Atswhatimtalknbout, who finished fourth as the favorite in the Santa Anita Derby in his last start, is scheduled to race with blinkers for the first time when he runs in the Kentucky Derby. He had a practice run with them on Wednesday, working for the first time in blinkers and covering a half-mile in 49.60 seconds on a fast track at Churchill Downs. Exercise rider Raul Vizcarrondo was aboard.

"I didn't really know what to expect," Ellis told a Churchill Downs publicist before dashing off to fly back to his home in California. "I'm not used to training here and I didn't know what he would do with the blinkers on, so I told the rider to just kind of let him go off on his own. He started off just looking around and gawking a little bit. He finished okay, but I think he's still looking around."

The colt's abundant curiosity is one of the reasons Ellis cited for deciding to try Atswhatimtalknbout in blinkers

"He's getting used to them," Ellis said. "He didn't really accept them and think it was the greatest thing ever. It's going to take a little getting used to them."

Empire Maker took right to them. He raced with blinkers for the first time in the Florida Derby, which he won by 9 3/4 lengths.

"He wears French blinkers," Frankel said Wednesday from Hollywood Park. "They're wide open. The plastic cup is maybe two, two and a half inches, enough for him to pay attention,"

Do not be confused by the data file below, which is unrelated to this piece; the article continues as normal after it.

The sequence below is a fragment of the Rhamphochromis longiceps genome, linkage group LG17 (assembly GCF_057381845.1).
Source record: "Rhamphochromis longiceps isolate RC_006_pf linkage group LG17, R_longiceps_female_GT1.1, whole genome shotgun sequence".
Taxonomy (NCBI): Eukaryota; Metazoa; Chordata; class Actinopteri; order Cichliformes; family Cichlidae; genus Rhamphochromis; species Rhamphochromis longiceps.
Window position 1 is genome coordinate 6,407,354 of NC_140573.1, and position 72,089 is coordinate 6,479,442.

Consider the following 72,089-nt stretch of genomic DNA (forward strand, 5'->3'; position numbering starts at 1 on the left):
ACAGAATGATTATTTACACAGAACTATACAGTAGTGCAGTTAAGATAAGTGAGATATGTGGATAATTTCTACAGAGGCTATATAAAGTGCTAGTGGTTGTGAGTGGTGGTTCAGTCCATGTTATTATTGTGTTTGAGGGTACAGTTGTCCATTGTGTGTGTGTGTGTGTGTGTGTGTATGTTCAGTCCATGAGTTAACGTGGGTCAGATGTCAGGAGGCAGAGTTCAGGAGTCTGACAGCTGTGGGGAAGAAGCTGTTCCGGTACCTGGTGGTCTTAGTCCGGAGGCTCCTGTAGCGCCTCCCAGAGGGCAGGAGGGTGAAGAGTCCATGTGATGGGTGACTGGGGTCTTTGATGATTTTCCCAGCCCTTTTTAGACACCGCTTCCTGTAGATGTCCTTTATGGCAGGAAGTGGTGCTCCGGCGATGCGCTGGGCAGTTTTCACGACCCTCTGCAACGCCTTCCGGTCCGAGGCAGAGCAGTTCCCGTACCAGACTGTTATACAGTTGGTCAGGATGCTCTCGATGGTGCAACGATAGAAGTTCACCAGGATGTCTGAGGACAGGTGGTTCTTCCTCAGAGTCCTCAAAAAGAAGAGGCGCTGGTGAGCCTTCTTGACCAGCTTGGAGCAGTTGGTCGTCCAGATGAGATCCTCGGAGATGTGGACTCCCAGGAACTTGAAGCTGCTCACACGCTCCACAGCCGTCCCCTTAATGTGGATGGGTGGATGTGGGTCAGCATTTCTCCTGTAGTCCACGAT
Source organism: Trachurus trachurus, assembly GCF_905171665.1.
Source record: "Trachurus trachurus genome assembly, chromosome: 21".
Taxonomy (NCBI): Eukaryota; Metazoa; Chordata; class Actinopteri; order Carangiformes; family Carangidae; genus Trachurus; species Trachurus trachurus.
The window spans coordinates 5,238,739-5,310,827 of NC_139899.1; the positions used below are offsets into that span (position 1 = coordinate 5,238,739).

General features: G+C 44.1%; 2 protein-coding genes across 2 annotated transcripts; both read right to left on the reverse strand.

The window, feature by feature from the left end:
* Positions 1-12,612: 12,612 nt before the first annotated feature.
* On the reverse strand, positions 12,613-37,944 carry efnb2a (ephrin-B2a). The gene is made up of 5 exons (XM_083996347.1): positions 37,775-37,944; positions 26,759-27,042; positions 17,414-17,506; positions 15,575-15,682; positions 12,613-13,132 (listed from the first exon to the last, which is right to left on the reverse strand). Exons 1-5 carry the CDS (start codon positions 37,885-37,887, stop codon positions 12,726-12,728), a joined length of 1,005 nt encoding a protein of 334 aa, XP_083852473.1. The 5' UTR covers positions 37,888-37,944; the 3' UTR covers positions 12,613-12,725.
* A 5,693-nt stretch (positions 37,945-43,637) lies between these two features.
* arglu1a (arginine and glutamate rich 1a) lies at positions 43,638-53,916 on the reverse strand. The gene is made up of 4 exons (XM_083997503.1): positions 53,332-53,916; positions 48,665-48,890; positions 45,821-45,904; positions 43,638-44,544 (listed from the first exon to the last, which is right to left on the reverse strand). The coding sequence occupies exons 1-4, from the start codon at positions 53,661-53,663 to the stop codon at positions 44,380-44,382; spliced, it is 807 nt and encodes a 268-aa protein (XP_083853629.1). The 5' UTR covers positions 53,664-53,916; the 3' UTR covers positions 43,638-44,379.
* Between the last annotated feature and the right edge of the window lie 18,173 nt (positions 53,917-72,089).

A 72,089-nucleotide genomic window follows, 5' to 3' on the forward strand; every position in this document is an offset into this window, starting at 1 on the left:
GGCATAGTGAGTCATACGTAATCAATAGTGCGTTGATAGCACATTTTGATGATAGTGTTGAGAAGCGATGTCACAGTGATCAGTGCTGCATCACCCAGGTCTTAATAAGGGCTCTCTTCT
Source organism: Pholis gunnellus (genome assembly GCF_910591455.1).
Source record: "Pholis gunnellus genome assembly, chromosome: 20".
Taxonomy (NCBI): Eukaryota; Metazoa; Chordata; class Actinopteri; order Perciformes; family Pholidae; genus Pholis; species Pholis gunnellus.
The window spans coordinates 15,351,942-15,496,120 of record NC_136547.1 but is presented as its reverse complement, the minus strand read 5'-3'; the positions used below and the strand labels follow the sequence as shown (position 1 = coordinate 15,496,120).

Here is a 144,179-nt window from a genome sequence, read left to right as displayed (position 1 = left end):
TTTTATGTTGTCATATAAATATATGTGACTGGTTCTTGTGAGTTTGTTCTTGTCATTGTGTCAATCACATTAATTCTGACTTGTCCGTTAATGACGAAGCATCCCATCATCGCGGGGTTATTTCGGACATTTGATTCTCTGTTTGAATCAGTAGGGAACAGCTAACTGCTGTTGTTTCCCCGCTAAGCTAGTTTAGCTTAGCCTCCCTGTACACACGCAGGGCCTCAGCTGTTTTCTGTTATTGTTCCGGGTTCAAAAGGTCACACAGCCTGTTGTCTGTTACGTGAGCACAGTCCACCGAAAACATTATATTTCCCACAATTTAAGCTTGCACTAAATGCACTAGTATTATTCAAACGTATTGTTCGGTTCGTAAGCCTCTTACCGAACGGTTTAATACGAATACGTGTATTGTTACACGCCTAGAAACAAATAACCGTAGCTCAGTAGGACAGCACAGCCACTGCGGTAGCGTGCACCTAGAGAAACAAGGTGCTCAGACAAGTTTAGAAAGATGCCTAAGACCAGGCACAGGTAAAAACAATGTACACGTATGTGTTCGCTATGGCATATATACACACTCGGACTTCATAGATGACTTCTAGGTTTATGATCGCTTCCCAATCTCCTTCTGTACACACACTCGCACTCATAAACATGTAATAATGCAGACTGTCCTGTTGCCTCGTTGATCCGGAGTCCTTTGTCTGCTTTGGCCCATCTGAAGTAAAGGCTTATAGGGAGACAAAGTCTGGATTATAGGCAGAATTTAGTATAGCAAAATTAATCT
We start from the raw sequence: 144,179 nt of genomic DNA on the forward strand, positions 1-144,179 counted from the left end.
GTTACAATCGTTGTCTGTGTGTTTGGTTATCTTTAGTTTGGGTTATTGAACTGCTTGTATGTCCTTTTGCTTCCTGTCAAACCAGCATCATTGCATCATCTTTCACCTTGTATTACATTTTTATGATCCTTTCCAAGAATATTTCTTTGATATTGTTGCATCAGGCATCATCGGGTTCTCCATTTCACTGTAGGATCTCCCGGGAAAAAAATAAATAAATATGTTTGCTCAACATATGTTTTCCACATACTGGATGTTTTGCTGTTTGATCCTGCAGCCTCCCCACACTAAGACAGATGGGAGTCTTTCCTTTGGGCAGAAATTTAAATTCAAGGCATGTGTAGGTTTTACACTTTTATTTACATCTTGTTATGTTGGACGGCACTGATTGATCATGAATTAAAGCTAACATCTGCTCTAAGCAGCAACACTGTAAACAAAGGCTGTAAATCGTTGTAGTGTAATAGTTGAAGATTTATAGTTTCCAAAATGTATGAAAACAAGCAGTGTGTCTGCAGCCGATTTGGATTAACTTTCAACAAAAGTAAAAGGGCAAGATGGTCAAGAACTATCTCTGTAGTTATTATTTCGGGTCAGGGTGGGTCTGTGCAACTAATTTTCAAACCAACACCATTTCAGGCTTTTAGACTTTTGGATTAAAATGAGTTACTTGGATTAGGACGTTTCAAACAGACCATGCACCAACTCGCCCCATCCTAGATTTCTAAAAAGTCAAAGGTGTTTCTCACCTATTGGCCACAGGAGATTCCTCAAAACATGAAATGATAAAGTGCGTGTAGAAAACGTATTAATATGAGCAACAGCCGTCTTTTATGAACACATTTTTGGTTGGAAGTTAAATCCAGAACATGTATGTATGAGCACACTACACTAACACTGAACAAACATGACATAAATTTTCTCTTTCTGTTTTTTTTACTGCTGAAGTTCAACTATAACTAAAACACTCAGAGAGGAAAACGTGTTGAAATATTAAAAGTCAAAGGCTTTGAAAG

Frankel said he added blinkers to Empire Maker because "he was just running in spots. He was into the bridle, then he'd come off the bridle. I wanted him into the bridle."

The blinkers Empire Maker wear have a small slit in the plastic cups, allowing some peripheral vision.

"I don't know if it matters," Frankel said. "They're made that way. Supposedly it's so they can see someone coming up to them."

What Frankel does know is that blinkers have moved Empire Maker forward. How much was due to the blinkers and how much was because of the development a 3-year-old often makes at this time of year is harder to quantify, according to both Frankel and Empire Maker's jockey, Jerry Bailey.

"It's probably a little of both," Frankel said.

"That's a very good question," Bailey said. "We always thought he might need them. You can't move the Derby back. You can't afford to wait one race for something he might need. I think the blinkers did hasten his improvement."

In other Derby developments Wednesday:

- Ten Most Wanted, the Illinois Derby winner, worked a half-mile in 48.40 seconds at Keeneland with exercise rider Brian Beccia aboard. He is scheduled to be sent by van to Churchill Downs on Friday, according to trainer Wally Dollase.

- Fund of Funds, who finished second in the Illinois Derby, breezed four furlongs at Aqueduct in 48.12 seconds with assistant trainer Nancy Hickling aboard.

- Scrimshaw, scheduled to run in the Lexington, zipped a half-mile at Churchill Downs in 46.60 seconds, the fastest time of 46 at the distance.

- additional reporting by David Grening